A sea of green filled the streets outside the National Congress in Buenos Aires on Tuesday as abortion-rights activists held aloft the green handkerchiefs that have come to symbolize the growing movement.

Inside the building, the lower house presented a bill to legalize abortion less than a year after the Senate rejected similar legislation, Reuters reported.

The new bill is essentially the same as the one defeated last year, seeking to decriminalize abortion up to the 14th week of pregnancy. It was put forward by 15 lawmakers from a range of parties, including President Mauricio Macri’s ruling center-right Cambiemos coalition and left-wing opposition parties, Agence France-Presse reported.

Currently, Argentine law only permits abortions in cases of rape, or if the mother’s health is at risk. But the country also sees at least 350,000 illegal abortions every year, according to Ministry of Health estimates.

The timing of the bill’s introduction makes it a possible lever in the upcoming elections in October, where a third of Senate seats and half of those in the lower house are up for grabs.


Strike One

Israeli lawmakers took the first step toward dissolving parliament and triggering fresh elections this week, voting 66-44 to wipe the slate clean and hold new polls on Sept. 17. But it will take two more votes to finalize the move: Analysts suggest the first one may have been a maneuver orchestrated by Prime Minister Benjamin Netanyahu to bring his fractious coalition to heel.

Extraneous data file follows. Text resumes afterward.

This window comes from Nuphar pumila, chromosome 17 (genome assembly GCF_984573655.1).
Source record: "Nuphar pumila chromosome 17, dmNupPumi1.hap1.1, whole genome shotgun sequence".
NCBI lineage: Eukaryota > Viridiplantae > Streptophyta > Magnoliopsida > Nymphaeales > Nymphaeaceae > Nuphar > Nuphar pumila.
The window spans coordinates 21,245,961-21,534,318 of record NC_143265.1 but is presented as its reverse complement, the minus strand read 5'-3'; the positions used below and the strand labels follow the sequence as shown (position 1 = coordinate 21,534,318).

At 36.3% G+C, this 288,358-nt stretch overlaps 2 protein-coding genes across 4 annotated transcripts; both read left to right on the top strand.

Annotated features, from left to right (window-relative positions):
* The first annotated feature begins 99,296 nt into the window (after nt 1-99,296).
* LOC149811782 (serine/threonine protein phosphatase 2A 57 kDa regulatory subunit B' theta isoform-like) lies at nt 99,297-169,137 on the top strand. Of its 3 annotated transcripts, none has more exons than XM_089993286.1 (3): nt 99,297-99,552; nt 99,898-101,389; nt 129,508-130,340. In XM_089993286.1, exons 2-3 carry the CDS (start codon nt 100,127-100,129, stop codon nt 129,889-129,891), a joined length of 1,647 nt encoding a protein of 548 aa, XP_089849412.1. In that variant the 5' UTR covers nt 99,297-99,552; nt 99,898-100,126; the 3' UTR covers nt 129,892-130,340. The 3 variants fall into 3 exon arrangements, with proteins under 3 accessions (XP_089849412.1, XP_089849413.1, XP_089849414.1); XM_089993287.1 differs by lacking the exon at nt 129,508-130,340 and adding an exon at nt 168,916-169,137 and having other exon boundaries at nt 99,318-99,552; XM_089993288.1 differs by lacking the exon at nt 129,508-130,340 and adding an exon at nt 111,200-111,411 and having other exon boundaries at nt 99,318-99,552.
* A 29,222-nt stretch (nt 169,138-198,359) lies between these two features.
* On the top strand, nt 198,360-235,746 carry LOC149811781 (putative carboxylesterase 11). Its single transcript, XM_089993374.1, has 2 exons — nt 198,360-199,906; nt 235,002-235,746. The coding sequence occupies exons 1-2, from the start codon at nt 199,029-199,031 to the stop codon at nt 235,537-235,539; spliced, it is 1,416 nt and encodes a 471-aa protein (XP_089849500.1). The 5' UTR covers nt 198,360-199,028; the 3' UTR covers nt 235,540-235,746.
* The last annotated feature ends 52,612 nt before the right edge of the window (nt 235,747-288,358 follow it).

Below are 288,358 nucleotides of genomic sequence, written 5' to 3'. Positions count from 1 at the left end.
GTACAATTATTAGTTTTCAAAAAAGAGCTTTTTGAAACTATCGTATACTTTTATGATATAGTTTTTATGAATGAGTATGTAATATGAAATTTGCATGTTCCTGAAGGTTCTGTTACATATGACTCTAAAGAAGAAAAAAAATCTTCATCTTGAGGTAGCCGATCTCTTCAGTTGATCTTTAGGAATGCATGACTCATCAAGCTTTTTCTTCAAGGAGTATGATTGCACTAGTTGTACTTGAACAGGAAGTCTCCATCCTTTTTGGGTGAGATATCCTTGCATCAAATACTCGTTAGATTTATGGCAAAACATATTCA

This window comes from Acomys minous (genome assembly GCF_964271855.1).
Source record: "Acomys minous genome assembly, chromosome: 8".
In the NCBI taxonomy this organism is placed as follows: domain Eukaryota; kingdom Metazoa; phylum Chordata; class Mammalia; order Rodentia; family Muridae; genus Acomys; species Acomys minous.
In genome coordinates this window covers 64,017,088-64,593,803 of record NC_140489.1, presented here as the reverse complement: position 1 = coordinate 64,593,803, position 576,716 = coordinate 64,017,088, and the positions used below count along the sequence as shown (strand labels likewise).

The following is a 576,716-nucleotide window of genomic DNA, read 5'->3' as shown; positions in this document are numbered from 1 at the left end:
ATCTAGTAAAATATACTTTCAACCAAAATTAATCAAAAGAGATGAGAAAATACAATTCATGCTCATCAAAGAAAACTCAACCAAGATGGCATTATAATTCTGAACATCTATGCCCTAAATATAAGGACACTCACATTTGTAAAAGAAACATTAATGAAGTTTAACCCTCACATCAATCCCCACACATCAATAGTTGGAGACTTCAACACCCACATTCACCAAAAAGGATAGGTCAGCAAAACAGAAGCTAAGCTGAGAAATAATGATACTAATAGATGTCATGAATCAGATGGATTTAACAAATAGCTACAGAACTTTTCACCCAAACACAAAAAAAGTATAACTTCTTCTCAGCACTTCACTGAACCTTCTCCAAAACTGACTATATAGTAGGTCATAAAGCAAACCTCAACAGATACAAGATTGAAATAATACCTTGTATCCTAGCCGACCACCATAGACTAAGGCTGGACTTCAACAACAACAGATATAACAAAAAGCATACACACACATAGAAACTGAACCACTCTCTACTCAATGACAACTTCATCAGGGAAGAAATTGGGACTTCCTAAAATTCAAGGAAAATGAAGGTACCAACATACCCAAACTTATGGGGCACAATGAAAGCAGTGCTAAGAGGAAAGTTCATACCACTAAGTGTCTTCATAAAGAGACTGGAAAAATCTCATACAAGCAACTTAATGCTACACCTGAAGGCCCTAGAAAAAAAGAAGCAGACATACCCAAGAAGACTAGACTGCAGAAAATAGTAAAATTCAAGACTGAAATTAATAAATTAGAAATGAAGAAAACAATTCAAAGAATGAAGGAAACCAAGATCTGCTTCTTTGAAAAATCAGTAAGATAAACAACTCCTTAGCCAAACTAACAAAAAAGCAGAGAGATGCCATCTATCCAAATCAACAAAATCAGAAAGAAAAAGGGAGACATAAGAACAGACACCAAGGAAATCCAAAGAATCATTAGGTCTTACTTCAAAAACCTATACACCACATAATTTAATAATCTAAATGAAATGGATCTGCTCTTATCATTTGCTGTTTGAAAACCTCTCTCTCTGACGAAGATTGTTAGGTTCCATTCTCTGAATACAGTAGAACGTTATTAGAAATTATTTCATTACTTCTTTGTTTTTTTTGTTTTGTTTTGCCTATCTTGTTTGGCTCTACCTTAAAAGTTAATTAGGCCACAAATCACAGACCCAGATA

Netanyahu’s Likud party submitted the bill to dissolve the parliament, as it faces a Wednesday deadline to form the government, the Wall Street Journal reported. But analysts still predict the most likely outcome is another Netanyahu-led government.

Together with his allies, Netanyahu is one seat short of the 61 he needs for a majority in the Knesset. But he’s wrangling with former Defense Minister Avigdor Lieberman, whose secular Yisrael Beiteinu party has five seats, over his demand for a bill that would force ultraorthodox men to serve in the military, which Netanyahu’s ultraorthodox allies want to see watered down.

Meanwhile, the opposition Blue and White party, with 35 seats, has offered to form a coalition government with Likud – as long as Netanyahu is not its prime minister.


Beer – or Bodies

Archaeologists have discovered 15 new sites in Laos containing over 100 giant stone jars from around 1,000 years ago, Live Science reported.

Previous researchers found similar jars in the Southeast Asian country, but the massive vessels’ origins and purpose remain unknown.

Historians have theorized that the mysterious people who made the jars used them for funerary purposes, since human burials have been found at some of the sites.

The new finds were made by a team of scholars from Laos and Australia in a tiger-infested region known as the Xiangkhoang Plateau. They show that the inhabitants were geographically more widespread than previously thought and even transported the heavy artifacts.

“It’s apparent the jars, some weighing several tons, were carved in quarries, and somehow transported, often several kilometers to their present locations,” said Dougald O’Reilly, one of the team’s leaders. “But why these sites were chosen as the final resting place for the jars is still a mystery.”

Archaeologists also found carved disks that might have served as burial markers, as well as other artifacts, such as miniature versions of the jars.

More research is needed to pinpoint the function of the megaliths. Local legends claim that giants used the jars to brew rice beer for celebrating victory after a war.

But archaeologists think that at least some of the jars were used to hold dead bodies for a time until their bones were buried.